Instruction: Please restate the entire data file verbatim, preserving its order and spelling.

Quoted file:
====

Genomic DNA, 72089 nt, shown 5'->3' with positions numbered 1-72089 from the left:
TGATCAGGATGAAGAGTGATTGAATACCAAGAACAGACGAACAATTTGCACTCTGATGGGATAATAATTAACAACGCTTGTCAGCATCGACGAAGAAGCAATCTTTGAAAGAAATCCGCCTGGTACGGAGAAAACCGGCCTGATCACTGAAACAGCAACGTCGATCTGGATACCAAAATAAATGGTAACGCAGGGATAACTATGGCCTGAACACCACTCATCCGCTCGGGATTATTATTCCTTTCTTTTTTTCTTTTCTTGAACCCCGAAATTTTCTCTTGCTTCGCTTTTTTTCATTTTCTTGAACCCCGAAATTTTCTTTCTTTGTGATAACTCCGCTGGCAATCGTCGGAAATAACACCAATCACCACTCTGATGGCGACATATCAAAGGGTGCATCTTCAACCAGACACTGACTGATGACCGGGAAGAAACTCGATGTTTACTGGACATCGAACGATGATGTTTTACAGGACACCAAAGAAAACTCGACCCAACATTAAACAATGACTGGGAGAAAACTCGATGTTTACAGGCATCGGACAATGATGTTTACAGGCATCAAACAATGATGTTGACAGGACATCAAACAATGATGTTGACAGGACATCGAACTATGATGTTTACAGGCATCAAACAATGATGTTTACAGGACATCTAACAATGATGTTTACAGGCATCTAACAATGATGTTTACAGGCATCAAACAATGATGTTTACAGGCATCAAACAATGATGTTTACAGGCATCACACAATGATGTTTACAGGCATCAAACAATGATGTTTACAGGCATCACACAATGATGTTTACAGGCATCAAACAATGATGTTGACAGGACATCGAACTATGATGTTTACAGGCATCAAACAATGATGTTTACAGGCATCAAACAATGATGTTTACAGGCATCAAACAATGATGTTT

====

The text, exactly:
Genomic DNA, 72089 nt, shown 5'->3' with positions numbered 1-72089 from the left:
TGATCAGGATGAAGAGTGATTGAATACCAAGAACAGACGAACAATTTGCACTCTGATGGGATAATAATTAACAACGCTTGTCAGCATCGACGAAGAAGCAATCTTTGAAAGAAATCCGCCTGGTACGGAGAAAACCGGCCTGATCACTGAAACAGCAACGTCGATCTGGATACCAAAATAAATGGTAACGCAGGGATAACTATGGCCTGAACACCACTCATCCGCTCGGGATTATTATTCCTTTCTTTTTTTCTTTTCTTGAACCCCGAAATTTTCTCTTGCTTCGCTTTTTTTCATTTTCTTGAACCCCGAAATTTTCTTTCTTTGTGATAACTCCGCTGGCAATCGTCGGAAATAACACCAATCACCACTCTGATGGCGACATATCAAAGGGTGCATCTTCAACCAGACACTGACTGATGACCGGGAAGAAACTCGATGTTTACTGGACATCGAACGATGATGTTTTACAGGACACCAAAGAAAACTCGACCCAACATTAAACAATGACTGGGAGAAAACTCGATGTTTACAGGCATCGGACAATGATGTTTACAGGCATCAAACAATGATGTTGACAGGACATCAAACAATGATGTTGACAGGACATCGAACTATGATGTTTACAGGCATCAAACAATGATGTTTACAGGACATCTAACAATGATGTTTACAGGCATCTAACAATGATGTTTACAGGCATCAAACAATGATGTTTACAGGCATCAAACAATGATGTTTACAGGCATCACACAATGATGTTTACAGGCATCAAACAATGATGTTTACAGGCATCACACAATGATGTTTACAGGCATCAAACAATGATGTTGACAGGACATCGAACTATGATGTTTACAGGCATCAAACAATGATGTTTACAGGCATCAAACAATGATGTTTACAGGCATCAAACAATGATGTTT